• Uncategorized

    Bottoming for Seme-nawa

    Semenawa is in demand these days. Many people feel attracted to a darker, erotic, challenging, and most of all deeply emotional way of doing Kinbaku. „Many people do naka-ties, but very few do naka style“ Riccardo Wildties From my perspective of the one being tied, I feel that a lot of actual seme-nawa spirit is created by the person in ropes, not only by the intention and skills of the person tying. I feel that it is our mindset, our presence with ourselves and our partner, with our emotions, our generous invitation, our devotion, this is what makes a big difference, this is what will define whether it will be…

  • Uncategorized

    A shameful story

    I’ve got long hair. I go to hairdresser. He is a good one and always overbooked. He squeezes me into his schedule. Sometimes when he is occupied with other people, his partner, chatty blond lady, takes his work to wash my hair. I don’t like her touch. Her hands are stiff and she has long nails.  Just last week, it happened again. She invited me to come to that chair with a sink. I knew already I don’t like that. But refusing her would be quite confrontational. I would have to explain myself. I already prepared what i could say in German. But I don’t say a thing. Like a…

  • Uncategorized

    The Learning mindset

    The Learning mindset: your key to make real progress in rope bondage Did you ever wonder why some people make fast progress taking up a new discipline and others don’t? Looks like it’s not limited to rope bondage, it is the same in aikido or dance or any other body based arts… Now, as we both learn and teach a lot, we feel that we found some answers about what will facilitate the most your progress in learning rope bondage (either as rigger or as a model) or any other somatic discipline.  But before we share our insights, we want to share some of the observations… Many people seem to…

  • Uncategorized

    Consent in rope

    A short guide on how to negotiate consent in rope and get what you really want Consent in rope is a hot topic these days. There are many words written about empowering the person in ropes to set up or defend their boundaries and creating awareness for the tying person to encourage this behavior. That’s great. There is also a lot of teaching how to negotiate a rope scene including elaborated check-lists. Still, there is an element missing. We believe the “success” of consent negotiation comes not with the most detailed check-list but with getting clear and honest first of all with yourself and then your partner about what your intentionfor…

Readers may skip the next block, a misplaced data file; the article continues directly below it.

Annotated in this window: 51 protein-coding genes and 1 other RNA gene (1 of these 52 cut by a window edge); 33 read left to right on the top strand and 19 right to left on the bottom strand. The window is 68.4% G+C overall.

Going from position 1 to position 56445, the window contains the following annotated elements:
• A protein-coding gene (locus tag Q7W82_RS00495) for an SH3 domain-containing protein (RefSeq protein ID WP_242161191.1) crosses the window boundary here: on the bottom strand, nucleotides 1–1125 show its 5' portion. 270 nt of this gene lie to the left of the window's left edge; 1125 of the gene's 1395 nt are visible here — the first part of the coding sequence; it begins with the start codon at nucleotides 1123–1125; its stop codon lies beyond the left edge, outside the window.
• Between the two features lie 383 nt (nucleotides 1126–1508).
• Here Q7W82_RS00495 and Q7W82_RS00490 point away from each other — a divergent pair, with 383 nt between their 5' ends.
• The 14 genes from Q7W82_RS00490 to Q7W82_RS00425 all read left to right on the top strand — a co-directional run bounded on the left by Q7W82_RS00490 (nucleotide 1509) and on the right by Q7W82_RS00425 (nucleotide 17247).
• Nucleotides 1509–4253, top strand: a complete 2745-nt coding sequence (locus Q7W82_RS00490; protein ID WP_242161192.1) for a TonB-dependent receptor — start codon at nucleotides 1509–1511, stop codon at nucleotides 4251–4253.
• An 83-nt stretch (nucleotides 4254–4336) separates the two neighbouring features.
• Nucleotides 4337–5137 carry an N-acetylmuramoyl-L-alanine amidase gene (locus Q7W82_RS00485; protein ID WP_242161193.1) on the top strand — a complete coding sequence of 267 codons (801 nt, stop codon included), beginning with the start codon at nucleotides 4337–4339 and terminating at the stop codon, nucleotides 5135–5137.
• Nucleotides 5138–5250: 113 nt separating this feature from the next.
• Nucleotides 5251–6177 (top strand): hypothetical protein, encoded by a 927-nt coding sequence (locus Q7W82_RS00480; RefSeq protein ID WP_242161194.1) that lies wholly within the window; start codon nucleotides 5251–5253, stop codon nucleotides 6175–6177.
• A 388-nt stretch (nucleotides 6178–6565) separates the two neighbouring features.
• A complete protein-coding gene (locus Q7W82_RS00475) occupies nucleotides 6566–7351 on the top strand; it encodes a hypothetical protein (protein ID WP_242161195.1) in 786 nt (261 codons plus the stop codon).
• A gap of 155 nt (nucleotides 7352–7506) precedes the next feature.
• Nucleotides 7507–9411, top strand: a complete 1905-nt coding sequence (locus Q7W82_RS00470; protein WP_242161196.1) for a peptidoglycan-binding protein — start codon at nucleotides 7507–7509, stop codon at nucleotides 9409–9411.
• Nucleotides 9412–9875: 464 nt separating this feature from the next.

• Uncategorized

    The Power of surrender

    Some thoughts on seme-nawa from a bottoming perspective. My partner and I devote ourselves to a very particular kind of rope bondage – the one that is called “semenawa”. Literally it means “torture” or “tormenting rope”. I like to ponder about what it means in our context of erotic play, not torturing war captives… By definition, “torture” asks for intense experience. Riccardo Wildties: … torture starts when you are passing the threshold of “what is enough”. It is in the moment in which an ordinary bondage scene would stop that torture starts. Semenawa is giving “more than enough”…

  • Uncategorized

    Good Pain vs. Bad Pain

    Three Questions strategy to navigate your rope experience and stay safe Pain naturally belongs to the experience of going out of comfort zone. When playing with physical restriction and gravity, compression, extension and torsion and all possible ways of bringing the body in stressful positions, chances are at some point you will interact with pain.  The common understanding is that pain exists there to keep you safe. Here is what happens on a physiological level: special sensory neurons called nociceptors respond on damaging or potentially damaging stimuli by sending signals to the spinal cord and the brain. If the brain perceives the threat as credible, it creates the sensation of…

  • Uncategorized

    Boundaries and Limits

    Finding out where you begin… When we hear “boundaries” or “limits”, we likely think “restriction”, “obstacle”, something rather negative, limiting our free expression or our experience. I recall a conversation I had once with a girl who just had her first back bend in ropes and was obviously challenged. She literally said: “That’s not me, that’s just my back” and I said: “but honey, that IS you” and that got me thinking how deep this perspective is sitting in us. Reaching out for our idea of how it should be, we are almost eager to objectify ourselves. I also recall another conversation about how all we discuss nowadays with our…